TRACKING ACROSS THE SOUTHERN APPALACHIANS: EASTERN TENNESSEE AND WESTERN CAROLINAS
In the central highlands of the Great Smoky Mountains, zircon FT data from the upper plate of the Great Smoky fault indicate that the rocks underwent rapid cooling through the zircon closure temperature (~235°C) at ~280 Ma (early Permian). This cooling most likely was related to rapid uplift and denudation of upper plate rocks associated with emplacement of the Great Smoky and related thrust sheets during the late Paleozoic Alleghanian orogeny. Most rocks yield significantly older zircon FT ages in all directions away from the central highlands, suggesting that the central highlands is a paleothermal dome, formed during or after emplacement of the Great Smoky thrust sheet. Neoproterozoic and Paleozoic rocks in the northwesternmost Blue Ridge and in the Valley and Ridge have never been buried to temperatures sufficient to totally anneal fission tracks in zircon; in some of these rocks, zircon may have undergone little if any postdepositional annealing.
The FT data indicate that the entire study region, with the possible exception of the northwestern Blue Ridge and the Valley and Ridge, was still at temperatures >100°C in the early Mesozoic. Beginning no later than Late Triassic or Early Jurassic, the region has undergone uplift through the apatite closure temperature (90-100°C) and denudation at rates that, on average, are very slow (~20 m/m.y.). Apatite FT data record similar slow regional uplift in the northern Blue Ridge in Virginia. The one known exception in this regional pattern is the Grandfather Mountain window, which shows significant Cretaceous cooling.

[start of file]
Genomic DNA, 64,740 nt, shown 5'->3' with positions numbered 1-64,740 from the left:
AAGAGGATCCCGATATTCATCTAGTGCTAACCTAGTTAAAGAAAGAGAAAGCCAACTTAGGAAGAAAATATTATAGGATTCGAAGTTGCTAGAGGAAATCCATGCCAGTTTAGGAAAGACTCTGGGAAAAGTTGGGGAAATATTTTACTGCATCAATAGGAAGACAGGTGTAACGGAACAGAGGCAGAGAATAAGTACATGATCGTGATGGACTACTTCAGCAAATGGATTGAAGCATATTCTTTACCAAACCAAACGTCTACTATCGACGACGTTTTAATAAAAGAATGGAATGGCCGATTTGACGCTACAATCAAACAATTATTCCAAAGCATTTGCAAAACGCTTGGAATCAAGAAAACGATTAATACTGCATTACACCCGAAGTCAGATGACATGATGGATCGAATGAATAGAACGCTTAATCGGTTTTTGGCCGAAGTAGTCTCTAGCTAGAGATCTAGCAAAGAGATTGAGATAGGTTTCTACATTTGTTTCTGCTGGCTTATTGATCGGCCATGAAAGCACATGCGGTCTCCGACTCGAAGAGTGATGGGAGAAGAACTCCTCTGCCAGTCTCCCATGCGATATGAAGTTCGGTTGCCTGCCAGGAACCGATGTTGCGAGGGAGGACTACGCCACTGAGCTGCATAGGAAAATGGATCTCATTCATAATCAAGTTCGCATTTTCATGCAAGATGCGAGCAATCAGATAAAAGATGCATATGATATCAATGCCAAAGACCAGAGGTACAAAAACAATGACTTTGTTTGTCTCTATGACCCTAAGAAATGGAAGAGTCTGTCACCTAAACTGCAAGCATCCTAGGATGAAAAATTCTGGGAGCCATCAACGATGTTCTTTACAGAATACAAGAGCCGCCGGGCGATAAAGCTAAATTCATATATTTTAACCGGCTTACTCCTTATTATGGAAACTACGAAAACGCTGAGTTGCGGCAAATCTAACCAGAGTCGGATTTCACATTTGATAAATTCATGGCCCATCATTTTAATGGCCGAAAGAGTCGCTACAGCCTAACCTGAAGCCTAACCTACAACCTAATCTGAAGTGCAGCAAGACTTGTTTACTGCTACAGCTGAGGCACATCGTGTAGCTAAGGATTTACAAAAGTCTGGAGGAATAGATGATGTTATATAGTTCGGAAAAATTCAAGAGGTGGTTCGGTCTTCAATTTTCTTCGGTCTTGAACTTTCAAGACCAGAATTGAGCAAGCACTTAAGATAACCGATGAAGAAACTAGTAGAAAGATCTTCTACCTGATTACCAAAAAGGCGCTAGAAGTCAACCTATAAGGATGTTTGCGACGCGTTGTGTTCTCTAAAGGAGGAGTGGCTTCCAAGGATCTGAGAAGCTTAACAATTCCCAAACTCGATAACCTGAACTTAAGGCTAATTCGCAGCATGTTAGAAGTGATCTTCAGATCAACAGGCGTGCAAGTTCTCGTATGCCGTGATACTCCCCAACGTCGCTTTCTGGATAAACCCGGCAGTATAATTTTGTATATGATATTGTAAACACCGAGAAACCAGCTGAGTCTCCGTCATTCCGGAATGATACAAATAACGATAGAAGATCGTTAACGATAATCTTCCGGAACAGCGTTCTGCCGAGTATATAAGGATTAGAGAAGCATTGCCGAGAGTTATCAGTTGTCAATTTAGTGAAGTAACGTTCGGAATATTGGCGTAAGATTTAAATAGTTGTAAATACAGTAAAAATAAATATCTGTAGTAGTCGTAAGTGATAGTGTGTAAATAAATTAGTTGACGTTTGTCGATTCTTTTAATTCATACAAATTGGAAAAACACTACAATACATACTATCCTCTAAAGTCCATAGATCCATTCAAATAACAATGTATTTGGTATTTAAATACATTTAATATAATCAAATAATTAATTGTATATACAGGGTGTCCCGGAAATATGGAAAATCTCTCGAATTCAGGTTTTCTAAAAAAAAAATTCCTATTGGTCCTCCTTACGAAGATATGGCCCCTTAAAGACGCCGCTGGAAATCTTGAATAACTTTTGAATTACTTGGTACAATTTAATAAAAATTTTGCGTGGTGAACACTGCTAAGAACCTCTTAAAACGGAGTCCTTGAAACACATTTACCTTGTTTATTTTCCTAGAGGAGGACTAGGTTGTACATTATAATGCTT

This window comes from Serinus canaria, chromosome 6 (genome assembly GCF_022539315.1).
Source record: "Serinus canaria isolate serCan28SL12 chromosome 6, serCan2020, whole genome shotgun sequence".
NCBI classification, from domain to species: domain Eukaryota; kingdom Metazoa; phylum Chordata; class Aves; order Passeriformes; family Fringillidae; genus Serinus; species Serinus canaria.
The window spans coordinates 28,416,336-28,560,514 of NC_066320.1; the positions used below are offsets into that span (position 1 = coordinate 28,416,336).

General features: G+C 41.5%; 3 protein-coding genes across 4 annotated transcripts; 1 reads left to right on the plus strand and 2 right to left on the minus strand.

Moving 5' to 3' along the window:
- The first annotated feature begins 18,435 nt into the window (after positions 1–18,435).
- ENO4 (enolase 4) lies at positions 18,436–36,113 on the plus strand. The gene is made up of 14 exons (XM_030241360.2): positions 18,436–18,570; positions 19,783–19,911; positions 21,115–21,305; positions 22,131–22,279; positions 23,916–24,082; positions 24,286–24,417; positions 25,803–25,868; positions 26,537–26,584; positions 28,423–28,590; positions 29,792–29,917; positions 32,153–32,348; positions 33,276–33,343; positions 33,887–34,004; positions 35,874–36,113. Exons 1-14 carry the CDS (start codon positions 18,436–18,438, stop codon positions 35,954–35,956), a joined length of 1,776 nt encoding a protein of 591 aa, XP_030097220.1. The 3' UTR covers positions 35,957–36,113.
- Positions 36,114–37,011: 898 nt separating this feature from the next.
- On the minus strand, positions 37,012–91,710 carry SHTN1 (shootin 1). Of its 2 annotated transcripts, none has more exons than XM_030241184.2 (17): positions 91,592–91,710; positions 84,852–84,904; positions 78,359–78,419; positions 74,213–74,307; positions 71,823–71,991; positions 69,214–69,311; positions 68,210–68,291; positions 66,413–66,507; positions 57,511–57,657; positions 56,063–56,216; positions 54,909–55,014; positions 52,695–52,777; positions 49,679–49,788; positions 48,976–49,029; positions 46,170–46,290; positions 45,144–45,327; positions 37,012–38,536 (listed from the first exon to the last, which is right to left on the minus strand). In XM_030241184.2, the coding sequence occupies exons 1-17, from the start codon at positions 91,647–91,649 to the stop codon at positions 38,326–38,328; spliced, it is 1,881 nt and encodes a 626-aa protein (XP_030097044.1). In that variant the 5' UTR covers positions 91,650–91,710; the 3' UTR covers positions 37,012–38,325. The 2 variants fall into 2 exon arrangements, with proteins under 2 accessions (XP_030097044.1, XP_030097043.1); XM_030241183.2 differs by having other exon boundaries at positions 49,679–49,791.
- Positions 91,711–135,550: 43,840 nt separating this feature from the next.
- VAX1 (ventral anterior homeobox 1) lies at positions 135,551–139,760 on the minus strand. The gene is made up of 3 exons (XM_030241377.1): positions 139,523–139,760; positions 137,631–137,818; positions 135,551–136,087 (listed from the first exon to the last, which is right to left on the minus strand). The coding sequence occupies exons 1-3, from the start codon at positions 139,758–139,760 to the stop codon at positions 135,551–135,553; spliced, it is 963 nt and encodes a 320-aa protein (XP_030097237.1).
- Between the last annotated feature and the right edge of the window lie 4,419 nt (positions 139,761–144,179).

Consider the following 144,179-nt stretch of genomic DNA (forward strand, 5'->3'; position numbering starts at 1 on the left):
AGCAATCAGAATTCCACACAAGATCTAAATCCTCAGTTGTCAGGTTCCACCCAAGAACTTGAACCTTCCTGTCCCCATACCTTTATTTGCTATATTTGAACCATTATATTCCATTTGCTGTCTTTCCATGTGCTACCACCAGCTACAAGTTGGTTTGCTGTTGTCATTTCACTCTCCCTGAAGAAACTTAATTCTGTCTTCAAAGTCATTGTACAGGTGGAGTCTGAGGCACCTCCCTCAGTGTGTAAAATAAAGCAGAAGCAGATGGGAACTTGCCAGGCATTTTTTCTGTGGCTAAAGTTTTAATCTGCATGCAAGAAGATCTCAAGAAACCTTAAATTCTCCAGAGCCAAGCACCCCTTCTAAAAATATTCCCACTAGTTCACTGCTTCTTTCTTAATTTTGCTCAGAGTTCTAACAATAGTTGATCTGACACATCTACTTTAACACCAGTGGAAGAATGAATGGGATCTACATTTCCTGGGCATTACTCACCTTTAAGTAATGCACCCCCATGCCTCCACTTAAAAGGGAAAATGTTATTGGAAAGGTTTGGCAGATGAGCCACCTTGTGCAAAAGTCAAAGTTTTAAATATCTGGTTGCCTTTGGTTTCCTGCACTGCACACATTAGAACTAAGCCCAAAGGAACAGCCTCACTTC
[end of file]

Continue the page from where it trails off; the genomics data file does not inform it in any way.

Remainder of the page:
In the Great Smoky Mountains, the apatite data suggest that continuing uplift has been accompanied by Late Cretaceous or younger offset (southeast side up) on one or more faults in the upper plate of the Great Smoky fault, most likely including the Gatlinburg fault system. In contrast, neither the apatite nor the zircon ages show any detectable change across the Brevard fault zone, suggesting there has been no significant vertical displacement on the Brevard fault since the late Paleozoic.